Peter tells them that if they wanted to be forgiven of their sins each of them needed to repent and be baptized for the remission of those sins. These were the things they needed to do! We see that there were about 3000 people who did just that! Acts 2:41 says, “those who gladly received his word were baptized; and that day about three thousand souls were added to them.” When these people received the word of God, they obeyed it by being baptized for the forgiveness of their sins. It should not surprise us that Peter would give this answer to the people because Jesus Himself gave this instruction in the great commission. Jesus said, “He who believes and is baptized will be saved (Mark 16:16).”
“Repent, and let every one of you be baptized in the name of Jesus Christ for the remission of sins” is the answer to the great question, “What shall we do?”
Have you been told to do something different than what was instructed to the people in Acts 2? Have you been told that you do not need to do anything to be saved, or that you just needed to say a prayer? That’s not what Peter, inspired by the Holy Spirit, said to do!
The people that obeyed the gospel on the day of Pentecost in Acts 2 were added by the Lord to the church and were set free from the bondage of sin. Will you gladly receive the word of God just as they did, by repenting of your sins and by being baptized for the forgiveness of your sins?
By Jason Smith
I have had many discussions about the subject of baptism with people, and it never fails that sometime during the discussion, they just deny what the scriptures say about the topic. They at times just say, “I deny what you are saying about baptism,” ignoring the fact that all I am doing is quoting verses about baptism. Another response I have gotten is, “You don’t have to be baptized!” Well, to this response I say, you are absolutely right! You do not HAVE to get baptized. This is a true statement. You only HAVE to get baptized if:
One of my favorite passages of scripture to share with someone that I am talking to about how to obey the gospel is Ephesians 2:1-10:
“And you were dead in your trespasses and sins, in which you formerly walked according to the course of this world…But God, being rich in mercy, because of His great love with which He loved us, even when we were dead in our transgressions, made us alive together with Christ (by grace you have been saved), and raised us up with Him, and seated us with Him in the heavenly places in Christ Jesus, so that in the ages to come He might show the surpassing riches of His grace in kindness toward us in Christ Jesus. For by grace you have been saved through faith; and that not of yourselves, it is the gift of God; not as a result of works, so that no one may boast. For we are His workmanship, created in Christ Jesus for good works, which God prepared beforehand so that we would walk in them” (Ephesians 2:1-2; 4-10).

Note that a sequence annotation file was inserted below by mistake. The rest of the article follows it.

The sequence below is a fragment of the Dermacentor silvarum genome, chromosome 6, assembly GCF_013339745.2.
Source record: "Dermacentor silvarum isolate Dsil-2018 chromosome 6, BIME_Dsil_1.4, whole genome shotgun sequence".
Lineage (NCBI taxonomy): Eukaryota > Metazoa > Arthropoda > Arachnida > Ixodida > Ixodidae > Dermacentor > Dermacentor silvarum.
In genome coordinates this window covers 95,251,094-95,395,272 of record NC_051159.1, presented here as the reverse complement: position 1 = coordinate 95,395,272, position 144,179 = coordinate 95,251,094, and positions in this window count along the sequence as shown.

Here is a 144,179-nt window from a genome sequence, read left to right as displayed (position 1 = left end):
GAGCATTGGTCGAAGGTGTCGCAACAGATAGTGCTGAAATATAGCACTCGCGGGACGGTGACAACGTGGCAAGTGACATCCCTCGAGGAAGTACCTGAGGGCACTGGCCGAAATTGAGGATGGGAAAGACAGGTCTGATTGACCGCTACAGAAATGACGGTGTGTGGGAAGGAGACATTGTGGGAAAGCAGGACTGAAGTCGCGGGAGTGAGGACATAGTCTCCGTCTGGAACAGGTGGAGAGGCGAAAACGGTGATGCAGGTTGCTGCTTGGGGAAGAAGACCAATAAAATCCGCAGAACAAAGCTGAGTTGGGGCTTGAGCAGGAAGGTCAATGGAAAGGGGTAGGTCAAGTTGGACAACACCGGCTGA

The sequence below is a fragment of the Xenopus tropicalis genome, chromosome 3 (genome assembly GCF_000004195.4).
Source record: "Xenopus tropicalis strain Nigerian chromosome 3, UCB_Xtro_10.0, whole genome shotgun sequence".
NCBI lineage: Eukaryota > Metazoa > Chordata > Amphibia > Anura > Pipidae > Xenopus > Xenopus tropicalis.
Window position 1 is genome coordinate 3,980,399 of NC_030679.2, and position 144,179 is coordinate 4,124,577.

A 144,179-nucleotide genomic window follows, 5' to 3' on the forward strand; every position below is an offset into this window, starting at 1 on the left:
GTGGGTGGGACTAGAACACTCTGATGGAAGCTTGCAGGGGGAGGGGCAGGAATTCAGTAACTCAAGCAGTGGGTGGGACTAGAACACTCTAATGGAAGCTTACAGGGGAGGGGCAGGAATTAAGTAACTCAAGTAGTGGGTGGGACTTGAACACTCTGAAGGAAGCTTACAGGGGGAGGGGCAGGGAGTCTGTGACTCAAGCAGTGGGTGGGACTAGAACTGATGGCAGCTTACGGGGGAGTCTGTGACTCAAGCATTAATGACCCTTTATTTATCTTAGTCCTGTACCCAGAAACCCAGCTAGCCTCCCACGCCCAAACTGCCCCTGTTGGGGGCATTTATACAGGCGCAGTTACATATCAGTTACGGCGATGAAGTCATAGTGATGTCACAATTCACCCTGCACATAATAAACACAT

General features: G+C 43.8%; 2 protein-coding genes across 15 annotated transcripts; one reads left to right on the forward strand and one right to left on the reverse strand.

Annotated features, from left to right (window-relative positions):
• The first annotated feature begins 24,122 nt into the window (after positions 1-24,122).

This passage shows us the gospel message and it’s response clearly. We were dead in our transgressions before coming to Christ, and it is through Christ we can be saved. This salvation comes by the grace of God through faith when God makes us alive together with Christ and raises us up together with Him. Most churches and professed Christians will agree with this. But the question that gets many different, contradictory answers is this: “When is it that God saves us by grace through faith? When is it that God raises us up together with Christ and makes us alive together with Him?” There is only one verse in the New Testament that answers this question: Colossians 2:12-14. Let’s compare Ephesians 2 and Colossians 2, two sections of scripture that Paul wrote at about the same time:
Colossians 2:12-14 clearly answers the question “when does God raise us up with Christ into new life and make us alive together with Him?” The parallels between the two passages are undeniable. The answer to our question is: When we by faith are baptized. There is not another answer that the Bible gives to this question. At this point we are made alive together with Christ and forgiven of all of our transgressions by God (v13). This happens, not because we are working to try to earn our salvation, but because we have “faith in the working of God” (v12). Salvation is of the Lord. We receive it by faith. If you want to receive the spiritual circumcision of Christ and have your sins “cut away” from you by God, then you must in faith be buried with Christ (immersed) in baptism. At this point in time, we are saved by the grace of God through faith. Just as in the Old Testament, it is not just going through the motions that saves us. They couldn’t just kill animals without knowing why to be forgiven. They also couldn’t just believe in sacrifice and not act. They needed to perform their sacrifices in faith, and when they did so, they received God’s gift of forgiveness. The same is true in the New Testament with Christ’s sacrifice. We cannot mentally believe in the sacrifice of Christ and not act. Faith is a verb. It demands action. God tells us what is necessary to be saved by His grace, and if we want to receive it, we must act.